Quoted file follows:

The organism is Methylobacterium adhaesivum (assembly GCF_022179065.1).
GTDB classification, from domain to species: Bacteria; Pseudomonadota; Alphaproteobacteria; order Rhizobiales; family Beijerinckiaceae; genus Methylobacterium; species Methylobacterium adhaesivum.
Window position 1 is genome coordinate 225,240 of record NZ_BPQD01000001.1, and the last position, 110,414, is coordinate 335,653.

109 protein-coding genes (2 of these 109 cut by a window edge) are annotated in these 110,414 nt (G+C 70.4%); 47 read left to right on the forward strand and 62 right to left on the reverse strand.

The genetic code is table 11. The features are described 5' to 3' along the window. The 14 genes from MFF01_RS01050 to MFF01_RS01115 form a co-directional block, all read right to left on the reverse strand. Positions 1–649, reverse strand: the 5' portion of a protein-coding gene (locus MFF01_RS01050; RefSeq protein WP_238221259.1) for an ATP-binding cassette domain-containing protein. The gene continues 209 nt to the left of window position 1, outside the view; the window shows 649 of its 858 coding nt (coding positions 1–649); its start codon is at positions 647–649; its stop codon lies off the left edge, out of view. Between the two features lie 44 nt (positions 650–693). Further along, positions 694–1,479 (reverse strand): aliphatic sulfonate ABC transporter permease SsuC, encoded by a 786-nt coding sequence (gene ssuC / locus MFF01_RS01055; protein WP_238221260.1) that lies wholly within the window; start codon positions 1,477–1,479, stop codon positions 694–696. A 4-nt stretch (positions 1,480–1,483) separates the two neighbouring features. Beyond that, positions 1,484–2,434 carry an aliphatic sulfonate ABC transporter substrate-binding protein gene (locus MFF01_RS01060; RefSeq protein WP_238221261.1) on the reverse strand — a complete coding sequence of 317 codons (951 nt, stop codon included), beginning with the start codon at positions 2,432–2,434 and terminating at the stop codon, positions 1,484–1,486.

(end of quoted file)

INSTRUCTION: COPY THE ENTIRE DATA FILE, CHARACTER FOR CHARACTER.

The organism is Methylobacterium adhaesivum (assembly GCF_022179065.1).
GTDB classification, from domain to species: Bacteria; Pseudomonadota; Alphaproteobacteria; order Rhizobiales; family Beijerinckiaceae; genus Methylobacterium; species Methylobacterium adhaesivum.
Window position 1 is genome coordinate 225,240 of record NZ_BPQD01000001.1, and the last position, 110,414, is coordinate 335,653.

109 protein-coding genes (2 of these 109 cut by a window edge) are annotated in these 110,414 nt (G+C 70.4%); 47 read left to right on the forward strand and 62 right to left on the reverse strand.

The genetic code is table 11. The features are described 5' to 3' along the window. The 14 genes from MFF01_RS01050 to MFF01_RS01115 form a co-directional block, all read right to left on the reverse strand. Positions 1–649, reverse strand: the 5' portion of a protein-coding gene (locus MFF01_RS01050; RefSeq protein WP_238221259.1) for an ATP-binding cassette domain-containing protein. The gene continues 209 nt to the left of window position 1, outside the view; the window shows 649 of its 858 coding nt (coding positions 1–649); its start codon is at positions 647–649; its stop codon lies off the left edge, out of view. Between the two features lie 44 nt (positions 650–693). Further along, positions 694–1,479 (reverse strand): aliphatic sulfonate ABC transporter permease SsuC, encoded by a 786-nt coding sequence (gene ssuC / locus MFF01_RS01055; protein WP_238221260.1) that lies wholly within the window; start codon positions 1,477–1,479, stop codon positions 694–696. A 4-nt stretch (positions 1,480–1,483) separates the two neighbouring features. Beyond that, positions 1,484–2,434 carry an aliphatic sulfonate ABC transporter substrate-binding protein gene (locus MFF01_RS01060; RefSeq protein WP_238221261.1) on the reverse strand — a complete coding sequence of 317 codons (951 nt, stop codon included), beginning with the start codon at positions 2,432–2,434 and terminating at the stop codon, positions 1,484–1,486.